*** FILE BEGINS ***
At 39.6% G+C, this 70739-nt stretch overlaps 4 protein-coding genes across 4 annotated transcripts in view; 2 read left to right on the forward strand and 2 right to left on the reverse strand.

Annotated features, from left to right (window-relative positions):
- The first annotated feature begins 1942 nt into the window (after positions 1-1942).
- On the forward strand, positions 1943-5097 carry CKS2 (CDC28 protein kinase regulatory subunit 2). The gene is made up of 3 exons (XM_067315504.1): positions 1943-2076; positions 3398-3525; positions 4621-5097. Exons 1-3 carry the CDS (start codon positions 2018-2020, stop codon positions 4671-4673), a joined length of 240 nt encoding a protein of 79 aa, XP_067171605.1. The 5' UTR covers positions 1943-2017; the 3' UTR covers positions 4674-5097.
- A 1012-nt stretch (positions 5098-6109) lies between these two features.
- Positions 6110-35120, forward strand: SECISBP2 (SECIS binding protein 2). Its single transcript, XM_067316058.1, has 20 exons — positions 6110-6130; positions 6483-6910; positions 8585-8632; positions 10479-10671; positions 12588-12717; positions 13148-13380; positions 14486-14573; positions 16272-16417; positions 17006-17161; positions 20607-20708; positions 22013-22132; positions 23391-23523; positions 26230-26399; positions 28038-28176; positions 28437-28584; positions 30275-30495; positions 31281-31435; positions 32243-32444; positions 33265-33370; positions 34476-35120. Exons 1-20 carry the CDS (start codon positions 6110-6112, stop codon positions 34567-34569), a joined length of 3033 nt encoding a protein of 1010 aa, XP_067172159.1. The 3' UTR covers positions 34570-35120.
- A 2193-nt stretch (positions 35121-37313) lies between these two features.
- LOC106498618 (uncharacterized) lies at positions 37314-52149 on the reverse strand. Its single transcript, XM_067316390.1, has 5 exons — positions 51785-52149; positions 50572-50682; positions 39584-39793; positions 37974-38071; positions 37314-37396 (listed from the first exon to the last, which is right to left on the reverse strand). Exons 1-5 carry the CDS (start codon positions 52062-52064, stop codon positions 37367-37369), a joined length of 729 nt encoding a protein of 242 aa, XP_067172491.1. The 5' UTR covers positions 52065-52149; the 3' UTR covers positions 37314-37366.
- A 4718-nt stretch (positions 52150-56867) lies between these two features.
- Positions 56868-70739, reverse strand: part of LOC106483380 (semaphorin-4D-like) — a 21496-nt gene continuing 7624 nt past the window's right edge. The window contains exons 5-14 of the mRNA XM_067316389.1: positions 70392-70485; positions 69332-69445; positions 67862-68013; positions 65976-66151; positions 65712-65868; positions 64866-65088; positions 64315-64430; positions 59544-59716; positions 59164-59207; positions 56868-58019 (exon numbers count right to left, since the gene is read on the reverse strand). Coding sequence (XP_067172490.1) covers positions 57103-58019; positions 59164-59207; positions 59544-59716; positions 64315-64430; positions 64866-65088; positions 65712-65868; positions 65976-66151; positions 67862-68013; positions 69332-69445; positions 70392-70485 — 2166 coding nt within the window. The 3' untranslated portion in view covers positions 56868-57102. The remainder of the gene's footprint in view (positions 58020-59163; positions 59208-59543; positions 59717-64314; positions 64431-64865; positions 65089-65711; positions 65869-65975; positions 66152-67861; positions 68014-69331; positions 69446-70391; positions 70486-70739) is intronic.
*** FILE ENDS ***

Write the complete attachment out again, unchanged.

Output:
At 39.6% G+C, this 70739-nt stretch overlaps 4 protein-coding genes across 4 annotated transcripts in view; 2 read left to right on the forward strand and 2 right to left on the reverse strand.

Annotated features, from left to right (window-relative positions):
- The first annotated feature begins 1942 nt into the window (after positions 1-1942).
- On the forward strand, positions 1943-5097 carry CKS2 (CDC28 protein kinase regulatory subunit 2). The gene is made up of 3 exons (XM_067315504.1): positions 1943-2076; positions 3398-3525; positions 4621-5097. Exons 1-3 carry the CDS (start codon positions 2018-2020, stop codon positions 4671-4673), a joined length of 240 nt encoding a protein of 79 aa, XP_067171605.1. The 5' UTR covers positions 1943-2017; the 3' UTR covers positions 4674-5097.
- A 1012-nt stretch (positions 5098-6109) lies between these two features.
- Positions 6110-35120, forward strand: SECISBP2 (SECIS binding protein 2). Its single transcript, XM_067316058.1, has 20 exons — positions 6110-6130; positions 6483-6910; positions 8585-8632; positions 10479-10671; positions 12588-12717; positions 13148-13380; positions 14486-14573; positions 16272-16417; positions 17006-17161; positions 20607-20708; positions 22013-22132; positions 23391-23523; positions 26230-26399; positions 28038-28176; positions 28437-28584; positions 30275-30495; positions 31281-31435; positions 32243-32444; positions 33265-33370; positions 34476-35120. Exons 1-20 carry the CDS (start codon positions 6110-6112, stop codon positions 34567-34569), a joined length of 3033 nt encoding a protein of 1010 aa, XP_067172159.1. The 3' UTR covers positions 34570-35120.
- A 2193-nt stretch (positions 35121-37313) lies between these two features.
- LOC106498618 (uncharacterized) lies at positions 37314-52149 on the reverse strand. Its single transcript, XM_067316390.1, has 5 exons — positions 51785-52149; positions 50572-50682; positions 39584-39793; positions 37974-38071; positions 37314-37396 (listed from the first exon to the last, which is right to left on the reverse strand). Exons 1-5 carry the CDS (start codon positions 52062-52064, stop codon positions 37367-37369), a joined length of 729 nt encoding a protein of 242 aa, XP_067172491.1. The 5' UTR covers positions 52065-52149; the 3' UTR covers positions 37314-37366.
- A 4718-nt stretch (positions 52150-56867) lies between these two features.
- Positions 56868-70739, reverse strand: part of LOC106483380 (semaphorin-4D-like) — a 21496-nt gene continuing 7624 nt past the window's right edge. The window contains exons 5-14 of the mRNA XM_067316389.1: positions 70392-70485; positions 69332-69445; positions 67862-68013; positions 65976-66151; positions 65712-65868; positions 64866-65088; positions 64315-64430; positions 59544-59716; positions 59164-59207; positions 56868-58019 (exon numbers count right to left, since the gene is read on the reverse strand). Coding sequence (XP_067172490.1) covers positions 57103-58019; positions 59164-59207; positions 59544-59716; positions 64315-64430; positions 64866-65088; positions 65712-65868; positions 65976-66151; positions 67862-68013; positions 69332-69445; positions 70392-70485 — 2166 coding nt within the window. The 3' untranslated portion in view covers positions 56868-57102. The remainder of the gene's footprint in view (positions 58020-59163; positions 59208-59543; positions 59717-64314; positions 64431-64865; positions 65089-65711; positions 65869-65975; positions 66152-67861; positions 68014-69331; positions 69446-70391; positions 70486-70739) is intronic.